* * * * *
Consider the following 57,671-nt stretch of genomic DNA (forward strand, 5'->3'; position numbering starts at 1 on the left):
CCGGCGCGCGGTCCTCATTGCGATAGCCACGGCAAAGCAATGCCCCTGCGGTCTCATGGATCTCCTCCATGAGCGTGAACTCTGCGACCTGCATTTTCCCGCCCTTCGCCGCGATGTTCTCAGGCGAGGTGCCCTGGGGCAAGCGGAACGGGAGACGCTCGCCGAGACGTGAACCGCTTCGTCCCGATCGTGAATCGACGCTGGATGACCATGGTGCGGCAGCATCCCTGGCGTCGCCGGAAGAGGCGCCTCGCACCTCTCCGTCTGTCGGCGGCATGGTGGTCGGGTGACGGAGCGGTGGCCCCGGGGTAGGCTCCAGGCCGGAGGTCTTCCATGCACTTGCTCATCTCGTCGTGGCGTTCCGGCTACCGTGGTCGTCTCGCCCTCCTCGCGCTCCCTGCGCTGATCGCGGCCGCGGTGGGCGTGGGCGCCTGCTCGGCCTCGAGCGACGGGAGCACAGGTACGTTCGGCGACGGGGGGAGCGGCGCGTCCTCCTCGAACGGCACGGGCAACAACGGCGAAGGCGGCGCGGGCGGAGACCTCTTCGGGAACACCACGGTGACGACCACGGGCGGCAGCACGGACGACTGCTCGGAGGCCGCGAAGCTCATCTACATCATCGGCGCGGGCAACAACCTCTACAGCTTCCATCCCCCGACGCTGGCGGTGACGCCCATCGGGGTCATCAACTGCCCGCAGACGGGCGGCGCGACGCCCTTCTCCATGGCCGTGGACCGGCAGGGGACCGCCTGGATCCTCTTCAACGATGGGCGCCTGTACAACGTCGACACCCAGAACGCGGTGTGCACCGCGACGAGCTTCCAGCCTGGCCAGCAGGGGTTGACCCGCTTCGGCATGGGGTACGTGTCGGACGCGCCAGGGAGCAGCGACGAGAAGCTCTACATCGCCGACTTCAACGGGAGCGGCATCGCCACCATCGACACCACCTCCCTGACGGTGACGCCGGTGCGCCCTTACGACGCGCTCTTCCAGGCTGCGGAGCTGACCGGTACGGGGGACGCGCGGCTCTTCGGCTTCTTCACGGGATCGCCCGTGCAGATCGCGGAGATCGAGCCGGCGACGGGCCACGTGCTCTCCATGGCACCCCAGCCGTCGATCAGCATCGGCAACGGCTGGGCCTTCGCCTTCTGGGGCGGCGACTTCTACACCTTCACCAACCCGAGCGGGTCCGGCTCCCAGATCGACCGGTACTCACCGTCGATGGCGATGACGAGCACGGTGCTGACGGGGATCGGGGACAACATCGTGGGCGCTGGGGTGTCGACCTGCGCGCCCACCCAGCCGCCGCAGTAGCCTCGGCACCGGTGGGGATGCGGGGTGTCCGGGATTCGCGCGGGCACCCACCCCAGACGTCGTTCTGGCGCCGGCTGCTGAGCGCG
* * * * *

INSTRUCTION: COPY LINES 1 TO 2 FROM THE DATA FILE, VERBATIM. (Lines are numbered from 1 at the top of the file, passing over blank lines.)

Consider the following 57,671-nt stretch of genomic DNA (forward strand, 5'->3'; position numbering starts at 1 on the left):
CCGGCGCGCGGTCCTCATTGCGATAGCCACGGCAAAGCAATGCCCCTGCGGTCTCATGGATCTCCTCCATGAGCGTGAACTCTGCGACCTGCATTTTCCCGCCCTTCGCCGCGATGTTCTCAGGCGAGGTGCCCTGGGGCAAGCGGAACGGGAGACGCTCGCCGAGACGTGAACCGCTTCGTCCCGATCGTGAATCGACGCTGGATGACCATGGTGCGGCAGCATCCCTGGCGTCGCCGGAAGAGGCGCCTCGCACCTCTCCGTCTGTCGGCGGCATGGTGGTCGGGTGACGGAGCGGTGGCCCCGGGGTAGGCTCCAGGCCGGAGGTCTTCCATGCACTTGCTCATCTCGTCGTGGCGTTCCGGCTACCGTGGTCGTCTCGCCCTCCTCGCGCTCCCTGCGCTGATCGCGGCCGCGGTGGGCGTGGGCGCCTGCTCGGCCTCGAGCGACGGGAGCACAGGTACGTTCGGCGACGGGGGGAGCGGCGCGTCCTCCTCGAACGGCACGGGCAACAACGGCGAAGGCGGCGCGGGCGGAGACCTCTTCGGGAACACCACGGTGACGACCACGGGCGGCAGCACGGACGACTGCTCGGAGGCCGCGAAGCTCATCTACATCATCGGCGCGGGCAACAACCTCTACAGCTTCCATCCCCCGACGCTGGCGGTGACGCCCATCGGGGTCATCAACTGCCCGCAGACGGGCGGCGCGACGCCCTTCTCCATGGCCGTGGACCGGCAGGGGACCGCCTGGATCCTCTTCAACGATGGGCGCCTGTACAACGTCGACACCCAGAACGCGGTGTGCACCGCGACGAGCTTCCAGCCTGGCCAGCAGGGGTTGACCCGCTTCGGCATGGGGTACGTGTCGGACGCGCCAGGGAGCAGCGACGAGAAGCTCTACATCGCCGACTTCAACGGGAGCGGCATCGCCACCATCGACACCACCTCCCTGACGGTGACGCCGGTGCGCCCTTACGACGCGCTCTTCCAGGCTGCGGAGCTGACCGGTACGGGGGACGCGCGGCTCTTCGGCTTCTTCACGGGATCGCCCGTGCAGATCGCGGAGATCGAGCCGGCGACGGGCCACGTGCTCTCCATGGCACCCCAGCCGTCGATCAGCATCGGCAACGGCTGGGCCTTCGCCTTCTGGGGCGGCGACTTCTACACCTTCACCAACCCGAGCGGGTCCGGCTCCCAGATCGACCGGTACTCACCGTCGATGGCGATGACGAGCACGGTGCTGACGGGGATCGGGGACAACATCGTGGGCGCTGGGGTGTCGACCTGCGCGCCCACCCAGCCGCCGCAGTAGCCTCGGCACCGGTGGGGATGCGGGGTGTCCGGGATTCGCGCGGGCACCCACCCCAGACGTCGTTCTGGCGCCGGCTGCTGAGCGCG